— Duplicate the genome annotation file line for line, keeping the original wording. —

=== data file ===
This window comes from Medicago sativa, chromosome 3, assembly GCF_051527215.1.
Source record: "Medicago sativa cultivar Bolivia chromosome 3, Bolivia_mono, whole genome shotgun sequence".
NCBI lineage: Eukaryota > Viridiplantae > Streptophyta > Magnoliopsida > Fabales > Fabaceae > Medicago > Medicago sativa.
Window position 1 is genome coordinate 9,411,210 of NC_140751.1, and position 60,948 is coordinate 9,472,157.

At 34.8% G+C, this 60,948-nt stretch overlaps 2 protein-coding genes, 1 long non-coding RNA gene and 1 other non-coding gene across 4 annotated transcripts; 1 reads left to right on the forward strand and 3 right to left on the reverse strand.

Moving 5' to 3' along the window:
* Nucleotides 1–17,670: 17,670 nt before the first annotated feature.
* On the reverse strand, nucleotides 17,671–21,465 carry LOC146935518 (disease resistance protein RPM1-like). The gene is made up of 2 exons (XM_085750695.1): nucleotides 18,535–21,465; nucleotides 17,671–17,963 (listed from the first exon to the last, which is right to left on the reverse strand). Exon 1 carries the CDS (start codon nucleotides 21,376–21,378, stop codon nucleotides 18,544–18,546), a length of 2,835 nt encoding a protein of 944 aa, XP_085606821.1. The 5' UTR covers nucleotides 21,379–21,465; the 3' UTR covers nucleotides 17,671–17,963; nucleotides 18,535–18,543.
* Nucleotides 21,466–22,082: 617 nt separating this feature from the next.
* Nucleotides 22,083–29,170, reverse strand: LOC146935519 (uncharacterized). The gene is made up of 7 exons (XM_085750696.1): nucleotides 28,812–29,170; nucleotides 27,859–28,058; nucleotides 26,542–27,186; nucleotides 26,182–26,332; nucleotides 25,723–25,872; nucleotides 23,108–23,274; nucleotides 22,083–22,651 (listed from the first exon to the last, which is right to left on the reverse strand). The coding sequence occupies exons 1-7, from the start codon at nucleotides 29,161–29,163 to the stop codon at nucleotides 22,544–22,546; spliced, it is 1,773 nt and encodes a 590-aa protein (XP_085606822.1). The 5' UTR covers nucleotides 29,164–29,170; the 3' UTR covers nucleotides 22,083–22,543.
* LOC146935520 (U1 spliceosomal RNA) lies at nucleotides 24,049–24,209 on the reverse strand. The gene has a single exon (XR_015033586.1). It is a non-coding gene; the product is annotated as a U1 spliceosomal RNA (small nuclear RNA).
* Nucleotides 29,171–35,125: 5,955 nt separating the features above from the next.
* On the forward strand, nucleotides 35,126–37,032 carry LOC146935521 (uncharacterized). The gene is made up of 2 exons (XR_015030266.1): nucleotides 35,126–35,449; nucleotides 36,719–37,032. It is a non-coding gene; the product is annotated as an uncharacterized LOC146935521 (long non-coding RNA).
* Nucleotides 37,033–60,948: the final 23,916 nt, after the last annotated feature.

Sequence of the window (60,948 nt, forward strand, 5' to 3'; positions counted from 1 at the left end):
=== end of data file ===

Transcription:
This window comes from Medicago sativa, chromosome 3, assembly GCF_051527215.1.
Source record: "Medicago sativa cultivar Bolivia chromosome 3, Bolivia_mono, whole genome shotgun sequence".
NCBI lineage: Eukaryota > Viridiplantae > Streptophyta > Magnoliopsida > Fabales > Fabaceae > Medicago > Medicago sativa.
Window position 1 is genome coordinate 9,411,210 of NC_140751.1, and position 60,948 is coordinate 9,472,157.

At 34.8% G+C, this 60,948-nt stretch overlaps 2 protein-coding genes, 1 long non-coding RNA gene and 1 other non-coding gene across 4 annotated transcripts; 1 reads left to right on the forward strand and 3 right to left on the reverse strand.

Moving 5' to 3' along the window:
* Nucleotides 1–17,670: 17,670 nt before the first annotated feature.
* On the reverse strand, nucleotides 17,671–21,465 carry LOC146935518 (disease resistance protein RPM1-like). The gene is made up of 2 exons (XM_085750695.1): nucleotides 18,535–21,465; nucleotides 17,671–17,963 (listed from the first exon to the last, which is right to left on the reverse strand). Exon 1 carries the CDS (start codon nucleotides 21,376–21,378, stop codon nucleotides 18,544–18,546), a length of 2,835 nt encoding a protein of 944 aa, XP_085606821.1. The 5' UTR covers nucleotides 21,379–21,465; the 3' UTR covers nucleotides 17,671–17,963; nucleotides 18,535–18,543.
* Nucleotides 21,466–22,082: 617 nt separating this feature from the next.
* Nucleotides 22,083–29,170, reverse strand: LOC146935519 (uncharacterized). The gene is made up of 7 exons (XM_085750696.1): nucleotides 28,812–29,170; nucleotides 27,859–28,058; nucleotides 26,542–27,186; nucleotides 26,182–26,332; nucleotides 25,723–25,872; nucleotides 23,108–23,274; nucleotides 22,083–22,651 (listed from the first exon to the last, which is right to left on the reverse strand). The coding sequence occupies exons 1-7, from the start codon at nucleotides 29,161–29,163 to the stop codon at nucleotides 22,544–22,546; spliced, it is 1,773 nt and encodes a 590-aa protein (XP_085606822.1). The 5' UTR covers nucleotides 29,164–29,170; the 3' UTR covers nucleotides 22,083–22,543.
* LOC146935520 (U1 spliceosomal RNA) lies at nucleotides 24,049–24,209 on the reverse strand. The gene has a single exon (XR_015033586.1). It is a non-coding gene; the product is annotated as a U1 spliceosomal RNA (small nuclear RNA).
* Nucleotides 29,171–35,125: 5,955 nt separating the features above from the next.
* On the forward strand, nucleotides 35,126–37,032 carry LOC146935521 (uncharacterized). The gene is made up of 2 exons (XR_015030266.1): nucleotides 35,126–35,449; nucleotides 36,719–37,032. It is a non-coding gene; the product is annotated as an uncharacterized LOC146935521 (long non-coding RNA).
* Nucleotides 37,033–60,948: the final 23,916 nt, after the last annotated feature.

Sequence of the window (60,948 nt, forward strand, 5' to 3'; positions counted from 1 at the left end):